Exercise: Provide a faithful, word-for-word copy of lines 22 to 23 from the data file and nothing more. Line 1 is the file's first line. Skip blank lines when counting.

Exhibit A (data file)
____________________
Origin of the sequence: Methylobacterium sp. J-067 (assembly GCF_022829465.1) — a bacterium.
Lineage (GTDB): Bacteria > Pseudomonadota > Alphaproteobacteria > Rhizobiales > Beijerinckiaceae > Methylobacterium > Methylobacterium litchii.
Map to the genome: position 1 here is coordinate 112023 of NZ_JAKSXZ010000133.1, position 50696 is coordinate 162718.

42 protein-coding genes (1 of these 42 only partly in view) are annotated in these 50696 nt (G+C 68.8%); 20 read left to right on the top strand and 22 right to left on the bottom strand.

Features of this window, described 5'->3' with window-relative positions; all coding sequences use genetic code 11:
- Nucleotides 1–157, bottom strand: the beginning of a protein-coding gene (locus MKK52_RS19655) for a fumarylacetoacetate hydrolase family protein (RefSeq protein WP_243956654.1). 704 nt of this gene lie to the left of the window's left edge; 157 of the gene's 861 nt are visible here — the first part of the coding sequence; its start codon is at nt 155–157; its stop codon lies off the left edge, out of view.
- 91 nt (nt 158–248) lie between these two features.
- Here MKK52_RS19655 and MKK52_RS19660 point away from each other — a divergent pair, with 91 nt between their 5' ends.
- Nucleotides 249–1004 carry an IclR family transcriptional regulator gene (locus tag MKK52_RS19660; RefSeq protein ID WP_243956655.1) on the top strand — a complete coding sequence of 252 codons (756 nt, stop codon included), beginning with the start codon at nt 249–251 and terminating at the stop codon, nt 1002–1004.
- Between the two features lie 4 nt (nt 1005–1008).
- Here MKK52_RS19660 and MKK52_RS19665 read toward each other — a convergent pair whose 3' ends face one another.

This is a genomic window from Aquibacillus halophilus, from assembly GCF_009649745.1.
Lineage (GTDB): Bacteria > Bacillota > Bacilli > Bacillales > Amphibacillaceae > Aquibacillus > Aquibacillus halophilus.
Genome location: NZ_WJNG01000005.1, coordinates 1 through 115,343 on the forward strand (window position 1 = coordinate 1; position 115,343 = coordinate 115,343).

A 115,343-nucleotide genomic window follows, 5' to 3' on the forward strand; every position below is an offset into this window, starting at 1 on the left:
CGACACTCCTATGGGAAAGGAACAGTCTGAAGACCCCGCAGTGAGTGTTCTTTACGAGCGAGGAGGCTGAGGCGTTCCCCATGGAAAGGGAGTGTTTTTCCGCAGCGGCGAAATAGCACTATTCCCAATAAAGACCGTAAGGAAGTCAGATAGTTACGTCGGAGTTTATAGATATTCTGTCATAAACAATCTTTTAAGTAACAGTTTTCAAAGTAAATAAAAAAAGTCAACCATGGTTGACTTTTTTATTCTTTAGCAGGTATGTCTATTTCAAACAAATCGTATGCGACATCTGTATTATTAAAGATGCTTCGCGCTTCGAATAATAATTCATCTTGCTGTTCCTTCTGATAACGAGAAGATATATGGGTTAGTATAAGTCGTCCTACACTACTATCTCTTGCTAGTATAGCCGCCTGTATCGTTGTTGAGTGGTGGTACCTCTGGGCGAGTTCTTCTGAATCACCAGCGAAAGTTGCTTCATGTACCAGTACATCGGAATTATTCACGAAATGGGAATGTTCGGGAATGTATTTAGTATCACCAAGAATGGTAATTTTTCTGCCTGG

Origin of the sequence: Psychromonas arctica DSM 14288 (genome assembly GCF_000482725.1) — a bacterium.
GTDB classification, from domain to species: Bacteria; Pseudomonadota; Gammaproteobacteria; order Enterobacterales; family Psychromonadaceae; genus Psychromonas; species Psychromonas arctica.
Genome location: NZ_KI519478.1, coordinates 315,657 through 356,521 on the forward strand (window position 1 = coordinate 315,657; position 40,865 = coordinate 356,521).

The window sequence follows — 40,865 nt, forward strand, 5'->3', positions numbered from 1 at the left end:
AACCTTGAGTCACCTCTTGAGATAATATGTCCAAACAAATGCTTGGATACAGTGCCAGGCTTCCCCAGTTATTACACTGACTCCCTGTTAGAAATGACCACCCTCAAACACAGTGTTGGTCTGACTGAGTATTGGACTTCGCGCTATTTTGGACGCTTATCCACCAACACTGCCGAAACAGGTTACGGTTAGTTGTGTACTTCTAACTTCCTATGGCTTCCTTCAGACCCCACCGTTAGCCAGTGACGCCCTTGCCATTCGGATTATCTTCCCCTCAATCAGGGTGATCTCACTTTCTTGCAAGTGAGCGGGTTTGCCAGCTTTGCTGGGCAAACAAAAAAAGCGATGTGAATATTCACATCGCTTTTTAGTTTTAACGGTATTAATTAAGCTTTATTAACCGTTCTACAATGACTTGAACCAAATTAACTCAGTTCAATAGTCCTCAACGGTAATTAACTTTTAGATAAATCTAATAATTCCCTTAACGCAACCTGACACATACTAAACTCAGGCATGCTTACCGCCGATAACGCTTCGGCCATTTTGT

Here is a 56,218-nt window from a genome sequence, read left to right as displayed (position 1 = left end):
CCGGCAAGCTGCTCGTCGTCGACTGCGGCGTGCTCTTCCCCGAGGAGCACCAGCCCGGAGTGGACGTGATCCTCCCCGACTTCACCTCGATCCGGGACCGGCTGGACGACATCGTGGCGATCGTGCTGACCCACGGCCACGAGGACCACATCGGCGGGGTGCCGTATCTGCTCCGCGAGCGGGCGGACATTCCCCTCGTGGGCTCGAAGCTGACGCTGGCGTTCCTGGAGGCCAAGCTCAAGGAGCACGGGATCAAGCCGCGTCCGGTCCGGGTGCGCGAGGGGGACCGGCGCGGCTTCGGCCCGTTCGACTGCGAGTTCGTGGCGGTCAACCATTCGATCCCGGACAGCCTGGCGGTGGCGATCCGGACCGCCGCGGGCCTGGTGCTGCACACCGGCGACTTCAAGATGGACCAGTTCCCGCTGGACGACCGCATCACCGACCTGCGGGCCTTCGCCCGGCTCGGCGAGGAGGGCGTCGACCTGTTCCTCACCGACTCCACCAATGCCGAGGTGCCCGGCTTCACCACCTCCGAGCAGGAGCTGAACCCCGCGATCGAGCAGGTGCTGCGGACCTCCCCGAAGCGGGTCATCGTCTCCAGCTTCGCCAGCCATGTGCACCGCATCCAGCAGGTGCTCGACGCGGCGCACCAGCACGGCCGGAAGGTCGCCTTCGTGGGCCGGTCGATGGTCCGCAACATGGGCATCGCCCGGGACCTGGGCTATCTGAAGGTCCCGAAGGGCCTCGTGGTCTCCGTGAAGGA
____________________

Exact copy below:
Here is a 56,218-nt window from a genome sequence, read left to right as displayed (position 1 = left end):
CCGGCAAGCTGCTCGTCGTCGACTGCGGCGTGCTCTTCCCCGAGGAGCACCAGCCCGGAGTGGACGTGATCCTCCCCGACTTCACCTCGATCCGGGACCGGCTGGACGACATCGTGGCGATCGTGCTGACCCACGGCCACGAGGACCACATCGGCGGGGTGCCGTATCTGCTCCGCGAGCGGGCGGACATTCCCCTCGTGGGCTCGAAGCTGACGCTGGCGTTCCTGGAGGCCAAGCTCAAGGAGCACGGGATCAAGCCGCGTCCGGTCCGGGTGCGCGAGGGGGACCGGCGCGGCTTCGGCCCGTTCGACTGCGAGTTCGTGGCGGTCAACCATTCGATCCCGGACAGCCTGGCGGTGGCGATCCGGACCGCCGCGGGCCTGGTGCTGCACACCGGCGACTTCAAGATGGACCAGTTCCCGCTGGACGACCGCATCACCGACCTGCGGGCCTTCGCCCGGCTCGGCGAGGAGGGCGTCGACCTGTTCCTCACCGACTCCACCAATGCCGAGGTGCCCGGCTTCACCACCTCCGAGCAGGAGCTGAACCCCGCGATCGAGCAGGTGCTGCGGACCTCCCCGAAGCGGGTCATCGTCTCCAGCTTCGCCAGCCATGTGCACCGCATCCAGCAGGTGCTCGACGCGGCGCACCAGCACGGCCGGAAGGTCGCCTTCGTGGGCCGGTCGATGGTCCGCAACATGGGCATCGCCCGGGACCTGGGCTATCTGAAGGTCCCGAAGGGCCTCGTGGTCTCCGTGAAGGA